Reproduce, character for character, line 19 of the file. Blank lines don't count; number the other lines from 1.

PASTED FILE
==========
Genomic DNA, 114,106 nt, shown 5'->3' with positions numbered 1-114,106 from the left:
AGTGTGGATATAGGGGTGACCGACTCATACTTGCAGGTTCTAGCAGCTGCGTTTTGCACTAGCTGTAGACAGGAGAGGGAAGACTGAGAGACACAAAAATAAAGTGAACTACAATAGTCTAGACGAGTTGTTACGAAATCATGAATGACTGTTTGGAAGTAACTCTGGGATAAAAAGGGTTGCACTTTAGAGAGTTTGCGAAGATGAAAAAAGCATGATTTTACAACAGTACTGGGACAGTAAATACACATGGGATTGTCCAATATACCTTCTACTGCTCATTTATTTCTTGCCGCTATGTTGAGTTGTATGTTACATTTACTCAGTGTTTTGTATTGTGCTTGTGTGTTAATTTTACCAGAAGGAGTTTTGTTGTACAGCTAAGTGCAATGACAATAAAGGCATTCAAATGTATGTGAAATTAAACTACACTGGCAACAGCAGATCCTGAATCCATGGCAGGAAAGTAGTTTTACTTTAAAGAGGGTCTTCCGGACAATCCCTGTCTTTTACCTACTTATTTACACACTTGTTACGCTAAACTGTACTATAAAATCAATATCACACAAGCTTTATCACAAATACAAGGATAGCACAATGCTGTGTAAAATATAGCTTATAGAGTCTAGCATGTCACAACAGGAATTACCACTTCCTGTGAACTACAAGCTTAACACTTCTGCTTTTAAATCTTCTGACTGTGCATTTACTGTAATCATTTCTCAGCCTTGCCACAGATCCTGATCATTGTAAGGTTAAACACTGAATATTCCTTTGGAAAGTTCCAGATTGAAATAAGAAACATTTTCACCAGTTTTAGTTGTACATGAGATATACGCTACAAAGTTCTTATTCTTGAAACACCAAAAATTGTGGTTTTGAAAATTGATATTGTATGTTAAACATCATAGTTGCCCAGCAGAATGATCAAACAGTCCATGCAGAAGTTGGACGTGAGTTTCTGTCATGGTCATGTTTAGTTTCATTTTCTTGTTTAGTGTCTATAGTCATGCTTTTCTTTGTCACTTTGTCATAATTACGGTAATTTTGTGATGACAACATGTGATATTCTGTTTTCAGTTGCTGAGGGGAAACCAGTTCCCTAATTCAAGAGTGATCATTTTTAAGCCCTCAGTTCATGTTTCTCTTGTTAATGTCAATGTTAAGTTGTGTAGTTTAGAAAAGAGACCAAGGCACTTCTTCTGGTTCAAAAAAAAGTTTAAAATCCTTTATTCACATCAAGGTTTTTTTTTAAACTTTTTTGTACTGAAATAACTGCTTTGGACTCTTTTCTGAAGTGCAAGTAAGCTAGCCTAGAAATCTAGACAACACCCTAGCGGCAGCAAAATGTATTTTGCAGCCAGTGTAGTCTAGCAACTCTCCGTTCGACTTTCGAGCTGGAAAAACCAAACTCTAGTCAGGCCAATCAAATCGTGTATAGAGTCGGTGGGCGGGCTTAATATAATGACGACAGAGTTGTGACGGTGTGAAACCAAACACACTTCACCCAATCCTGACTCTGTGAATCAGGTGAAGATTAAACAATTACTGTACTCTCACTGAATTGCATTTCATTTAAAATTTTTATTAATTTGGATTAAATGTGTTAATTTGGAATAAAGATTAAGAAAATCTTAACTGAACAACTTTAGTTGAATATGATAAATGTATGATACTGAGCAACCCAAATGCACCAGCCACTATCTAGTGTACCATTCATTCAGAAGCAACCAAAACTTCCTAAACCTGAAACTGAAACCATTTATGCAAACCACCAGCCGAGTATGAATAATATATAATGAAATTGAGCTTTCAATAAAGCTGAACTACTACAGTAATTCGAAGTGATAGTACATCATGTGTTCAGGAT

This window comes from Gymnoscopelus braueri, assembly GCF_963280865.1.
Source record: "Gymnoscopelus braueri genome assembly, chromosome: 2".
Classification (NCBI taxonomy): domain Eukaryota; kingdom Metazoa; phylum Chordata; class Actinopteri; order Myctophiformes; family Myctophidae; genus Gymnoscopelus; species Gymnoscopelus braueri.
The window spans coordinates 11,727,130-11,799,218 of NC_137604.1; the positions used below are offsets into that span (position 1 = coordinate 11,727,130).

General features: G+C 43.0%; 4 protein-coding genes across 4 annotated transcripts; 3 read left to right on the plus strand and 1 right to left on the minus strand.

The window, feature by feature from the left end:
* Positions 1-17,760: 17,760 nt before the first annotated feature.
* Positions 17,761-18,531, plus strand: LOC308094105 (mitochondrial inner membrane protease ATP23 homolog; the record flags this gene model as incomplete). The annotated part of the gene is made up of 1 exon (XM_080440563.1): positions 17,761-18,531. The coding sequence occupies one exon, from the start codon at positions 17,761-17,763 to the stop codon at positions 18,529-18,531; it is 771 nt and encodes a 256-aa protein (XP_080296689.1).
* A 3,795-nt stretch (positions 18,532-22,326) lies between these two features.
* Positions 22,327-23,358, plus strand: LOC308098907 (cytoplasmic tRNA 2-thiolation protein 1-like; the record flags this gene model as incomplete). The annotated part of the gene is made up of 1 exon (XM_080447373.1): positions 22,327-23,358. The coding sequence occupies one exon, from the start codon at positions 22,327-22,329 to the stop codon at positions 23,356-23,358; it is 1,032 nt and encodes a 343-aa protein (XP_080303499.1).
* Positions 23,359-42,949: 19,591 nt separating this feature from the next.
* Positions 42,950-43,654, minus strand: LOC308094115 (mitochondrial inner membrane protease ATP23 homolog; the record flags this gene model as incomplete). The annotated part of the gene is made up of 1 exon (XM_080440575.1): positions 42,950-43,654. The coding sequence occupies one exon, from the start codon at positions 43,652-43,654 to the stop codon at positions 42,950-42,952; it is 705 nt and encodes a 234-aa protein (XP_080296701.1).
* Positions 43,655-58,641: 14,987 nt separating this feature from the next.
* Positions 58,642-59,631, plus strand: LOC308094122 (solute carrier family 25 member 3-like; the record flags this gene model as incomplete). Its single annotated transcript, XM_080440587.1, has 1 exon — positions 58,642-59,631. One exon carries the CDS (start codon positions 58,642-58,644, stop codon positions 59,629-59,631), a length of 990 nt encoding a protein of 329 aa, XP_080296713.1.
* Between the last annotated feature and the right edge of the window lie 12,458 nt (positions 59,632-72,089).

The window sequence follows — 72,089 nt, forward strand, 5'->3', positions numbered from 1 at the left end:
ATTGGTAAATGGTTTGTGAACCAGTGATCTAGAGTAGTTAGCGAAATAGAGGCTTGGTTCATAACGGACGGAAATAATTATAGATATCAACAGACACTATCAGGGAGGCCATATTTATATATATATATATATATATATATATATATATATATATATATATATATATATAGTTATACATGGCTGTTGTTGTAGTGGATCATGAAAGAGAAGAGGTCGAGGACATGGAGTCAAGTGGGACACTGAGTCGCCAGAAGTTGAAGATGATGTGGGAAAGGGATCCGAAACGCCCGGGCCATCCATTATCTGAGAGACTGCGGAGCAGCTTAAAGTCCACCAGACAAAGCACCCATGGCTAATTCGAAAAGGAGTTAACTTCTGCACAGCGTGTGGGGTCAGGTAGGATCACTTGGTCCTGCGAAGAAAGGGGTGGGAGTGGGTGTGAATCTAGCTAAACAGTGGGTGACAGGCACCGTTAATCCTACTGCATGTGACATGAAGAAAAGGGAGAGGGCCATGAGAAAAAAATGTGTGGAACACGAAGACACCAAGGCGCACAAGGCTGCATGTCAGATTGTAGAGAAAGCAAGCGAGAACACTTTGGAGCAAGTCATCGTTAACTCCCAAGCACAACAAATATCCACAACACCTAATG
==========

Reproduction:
ATTGGTAAATGGTTTGTGAACCAGTGATCTAGAGTAGTTAGCGAAATAGAGGCTTGGTTCATAACGGACGGAAATAATTATAGATATCAACAGACACTATCAGGGAGGCCATATTTATATATATATATATATATATATATATATATATATATATATATATATATATATAGTTATACATGGCTGTTGTTGTAGTGGATCATGAAAGAGAAGAGGTCGAGGACATGGAGTCAAGTGGGACACTGAGTCGCCAGAAGTTGAAGATGATGTGGGAAAGGGATCCGAAACGCCCGGGCCATCCATTATCTGAGAGACTGCGGAGCAGCTTAAAGTCCACCAGACAAAGCACCCATGGCTAATTCGAAAAGGAGTTAACTTCTGCACAGCGTGTGGGGTCAGGTAGGATCACTTGGTCCTGCGAAGAAAGGGGTGGGAGTGGGTGTGAATCTAGCTAAACAGTGGGTGACAGGCACCGTTAATCCTACTGCATGTGACATGAAGAAAAGGGAGAGGGCCATGAGAAAAAAATGTGTGGAACACGAAGACACCAAGGCGCACAAGGCTGCATGTCAGATTGTAGAGAAAGCAAGCGAGAACACTTTGGAGCAAGTCATCGTTAACTCCCAAGCACAACAAATATCCACAACACCTAATG